By Ray Cummins
The key to success in any form of trading is to have a well-defined strategy, a plan of attack. The options market offers a variety of different ways to profit but the risk can often be significant. The easiest way to limit or control the potential for loss is to devise and follow a specific system or set of rules. The structure of this system will require a number of profitable strategies along with the knowledge to implement and manage them correctly.
The primary requirement for profitable trading is the ability to achieve reasonable returns and control risk. A plan without specific targets and loss-limiting features is certain to fail in the long-run. A careful and deliberate approach to strategy selection is the first step in the process. After the principal techniques have been identified, it is imperative to execute them with precision and discipline. Discipline in option trading is the ability to maintain "self-control" and execute the plan. The most difficult skill that traders must learn for is the ability to overcome emotional impulses. When real money is at stake, the influences of greed and fear (of loss) will attempt to sway your judgment, hindering a rational thought process. If you can not overcome these effects, the chances of success are slim. That is the reason it is so important to utilize strategies that promote disciplined trading. Techniques that offer little opportunity for indecision generally provide more consistent returns and far less risk than those with a high level of maintenance.
Successful trading strategies have a number of common traits; ease of execution, flexibility and well-defined principles, but the most important characteristic for the majority of investors is asset preservation. In the options market, the most profitable systems are those which employ sound defensive measures. The ability to protect and conserve portfolio capital, while achieving consistent returns is a fundamental quality of any technique. Fortunately, there are numerous option trading strategies that satisfy this criteria and our goal at the OIN is to help new investors discover the most appropriate combination of trading techniques and provide them with the tools necessary to profit on a regular basis. With that concept in mind, we continue our introduction to fundamental spread strategies.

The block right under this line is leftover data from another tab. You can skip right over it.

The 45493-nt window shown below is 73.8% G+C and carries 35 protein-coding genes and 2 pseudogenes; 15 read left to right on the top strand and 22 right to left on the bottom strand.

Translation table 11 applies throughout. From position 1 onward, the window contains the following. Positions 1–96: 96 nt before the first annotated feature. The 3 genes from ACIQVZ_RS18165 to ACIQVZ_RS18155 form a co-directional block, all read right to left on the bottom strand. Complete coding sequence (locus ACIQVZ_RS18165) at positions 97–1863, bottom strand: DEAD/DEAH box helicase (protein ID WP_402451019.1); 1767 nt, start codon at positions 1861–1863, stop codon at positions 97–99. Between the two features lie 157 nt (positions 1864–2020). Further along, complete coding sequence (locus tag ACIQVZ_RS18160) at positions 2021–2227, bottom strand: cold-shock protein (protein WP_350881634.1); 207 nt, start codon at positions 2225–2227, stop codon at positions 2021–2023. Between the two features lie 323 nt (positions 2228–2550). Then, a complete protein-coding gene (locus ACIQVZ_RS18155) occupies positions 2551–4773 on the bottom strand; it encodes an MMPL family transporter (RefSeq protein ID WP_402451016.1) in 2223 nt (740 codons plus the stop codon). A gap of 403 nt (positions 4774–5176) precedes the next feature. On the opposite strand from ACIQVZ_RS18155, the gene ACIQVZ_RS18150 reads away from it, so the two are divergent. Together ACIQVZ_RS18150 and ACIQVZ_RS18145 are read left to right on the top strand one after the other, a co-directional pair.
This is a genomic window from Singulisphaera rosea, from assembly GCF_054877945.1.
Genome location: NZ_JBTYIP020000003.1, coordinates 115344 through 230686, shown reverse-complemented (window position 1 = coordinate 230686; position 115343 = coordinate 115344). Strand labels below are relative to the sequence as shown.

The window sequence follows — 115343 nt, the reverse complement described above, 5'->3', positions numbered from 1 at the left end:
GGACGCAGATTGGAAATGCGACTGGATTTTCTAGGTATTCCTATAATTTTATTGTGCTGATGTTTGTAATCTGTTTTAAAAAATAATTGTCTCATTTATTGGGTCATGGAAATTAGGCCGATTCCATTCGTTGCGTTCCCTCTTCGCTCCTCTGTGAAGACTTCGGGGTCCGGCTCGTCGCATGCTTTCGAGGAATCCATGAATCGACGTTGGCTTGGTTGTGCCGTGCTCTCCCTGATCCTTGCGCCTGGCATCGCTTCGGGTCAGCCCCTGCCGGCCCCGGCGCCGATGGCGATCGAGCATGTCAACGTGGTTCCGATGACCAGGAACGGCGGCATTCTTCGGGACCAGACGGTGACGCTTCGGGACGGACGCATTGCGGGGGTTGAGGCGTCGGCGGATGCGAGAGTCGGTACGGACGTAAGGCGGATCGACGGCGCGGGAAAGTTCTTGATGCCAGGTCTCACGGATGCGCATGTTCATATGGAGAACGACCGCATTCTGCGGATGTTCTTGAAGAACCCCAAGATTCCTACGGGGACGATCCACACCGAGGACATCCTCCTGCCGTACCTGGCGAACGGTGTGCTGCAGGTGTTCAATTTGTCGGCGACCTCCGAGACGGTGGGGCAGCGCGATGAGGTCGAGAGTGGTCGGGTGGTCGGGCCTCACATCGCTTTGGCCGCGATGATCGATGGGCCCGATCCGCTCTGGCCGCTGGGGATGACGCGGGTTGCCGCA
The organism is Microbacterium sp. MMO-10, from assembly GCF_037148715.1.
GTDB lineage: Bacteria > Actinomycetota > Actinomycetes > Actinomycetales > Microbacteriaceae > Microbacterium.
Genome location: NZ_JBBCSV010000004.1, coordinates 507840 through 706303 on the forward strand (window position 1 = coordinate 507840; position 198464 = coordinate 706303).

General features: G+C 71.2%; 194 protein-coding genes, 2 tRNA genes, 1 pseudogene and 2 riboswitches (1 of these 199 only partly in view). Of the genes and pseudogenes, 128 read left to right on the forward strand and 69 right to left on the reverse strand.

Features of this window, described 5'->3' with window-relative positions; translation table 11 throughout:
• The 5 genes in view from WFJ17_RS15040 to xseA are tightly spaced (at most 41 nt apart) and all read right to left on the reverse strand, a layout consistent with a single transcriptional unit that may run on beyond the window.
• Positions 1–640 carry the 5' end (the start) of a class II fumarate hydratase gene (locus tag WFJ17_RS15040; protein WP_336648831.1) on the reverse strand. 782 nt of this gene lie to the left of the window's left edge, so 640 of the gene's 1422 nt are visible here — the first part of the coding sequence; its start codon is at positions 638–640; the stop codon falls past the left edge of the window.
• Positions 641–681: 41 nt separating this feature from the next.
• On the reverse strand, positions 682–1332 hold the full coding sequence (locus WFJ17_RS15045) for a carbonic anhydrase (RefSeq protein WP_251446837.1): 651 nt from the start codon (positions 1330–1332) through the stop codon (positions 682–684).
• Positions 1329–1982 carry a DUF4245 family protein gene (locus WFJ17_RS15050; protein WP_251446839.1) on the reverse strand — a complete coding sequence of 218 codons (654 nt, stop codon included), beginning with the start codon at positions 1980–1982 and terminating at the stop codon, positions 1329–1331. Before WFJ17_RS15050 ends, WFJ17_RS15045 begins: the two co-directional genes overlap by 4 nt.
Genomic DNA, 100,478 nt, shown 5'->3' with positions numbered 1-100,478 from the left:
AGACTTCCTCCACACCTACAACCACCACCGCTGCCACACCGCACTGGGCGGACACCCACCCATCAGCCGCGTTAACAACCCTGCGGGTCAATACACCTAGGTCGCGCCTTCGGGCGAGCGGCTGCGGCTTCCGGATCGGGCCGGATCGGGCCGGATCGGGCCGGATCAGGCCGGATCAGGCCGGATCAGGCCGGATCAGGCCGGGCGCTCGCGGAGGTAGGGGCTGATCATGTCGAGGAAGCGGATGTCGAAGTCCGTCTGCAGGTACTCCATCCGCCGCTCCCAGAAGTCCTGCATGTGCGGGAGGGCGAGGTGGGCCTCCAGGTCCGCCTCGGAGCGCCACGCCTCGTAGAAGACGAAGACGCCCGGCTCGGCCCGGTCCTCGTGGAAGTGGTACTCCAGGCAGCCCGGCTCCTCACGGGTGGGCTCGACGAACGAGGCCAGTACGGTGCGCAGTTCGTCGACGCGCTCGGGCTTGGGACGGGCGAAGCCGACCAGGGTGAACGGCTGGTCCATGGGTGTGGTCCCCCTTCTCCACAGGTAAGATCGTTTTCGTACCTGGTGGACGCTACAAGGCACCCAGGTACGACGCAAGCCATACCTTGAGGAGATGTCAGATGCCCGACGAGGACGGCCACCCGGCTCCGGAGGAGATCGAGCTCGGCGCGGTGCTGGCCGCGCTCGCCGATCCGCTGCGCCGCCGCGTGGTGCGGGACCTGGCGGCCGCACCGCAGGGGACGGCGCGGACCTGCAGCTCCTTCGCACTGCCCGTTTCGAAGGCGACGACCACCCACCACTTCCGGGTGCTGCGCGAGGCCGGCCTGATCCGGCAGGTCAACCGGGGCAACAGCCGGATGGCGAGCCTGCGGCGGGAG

The majority of option traders use derivatives to speculate on the movement of stocks and indexes. The appealing feature of option ownership is leverage with limited risk. If a trader correctly predicts the market direction and takes the appropriate position, he can expect to make a profit. Unfortunately, that technique has a low probability of success. As you know, even when the market moves in the predicted direction, owning the correct position (CALL or PUT) will not necessarily be profitable. The reason is, over short periods of time (while the trader is waiting for the option to rise in value), the position is at risk from a variety of changes in the market. One method that experienced traders use to overcome that problem is spreading. Spread trading is simply a way to take advantage of mis-priced options, while at the same time reducing the effects of short-term changes in market conditions so that a position can be held to maturity.
The majority of successful option traders engage in some form of combination, position or spread trading. The basic technique involves buying and selling simultaneous but opposing positions in different option series. The most common strategies are used to reduce the cost (and the risk) of a position while providing a higher probability of a limited return. Advanced methods of spreading rely strictly on pricing disparities. Experienced traders know there is an identifiable relationship between various series of options and when the relationship appears to be mis-priced, they will buy the under-priced position and sell the over-priced position. The spread will profit as the prices of the instruments return to a linear relationship.
The wonderful thing about option trading is its diversity. There are an incredible number of strategies available, one for every type of market trend, character and outlook. Positions involving combinations of calls and puts, with different strike prices and expiration months, along with index and futures options, offer the astute trader a variety of ways to participate in the market. This assortment provides even the most conservative investor the ability to construct positions with an acceptable level of risk versus reward in almost any situation. In addition, students of option pricing theory can identify combinations with potentially superior returns when the relationships between the options are theoretically skewed.
While there is no perfect position, successful traders learn to maximize profits and hedge their risk in as many different ways as possible, limiting the effects of short-term volatility and market gyrations. Obviously there is no way to completely eliminate risk but you can reduce it much more than that of a inexperienced trader who does not utilize all of the available strategies.
Next week's Topic: Strategy Basics - Diagonal Spreads..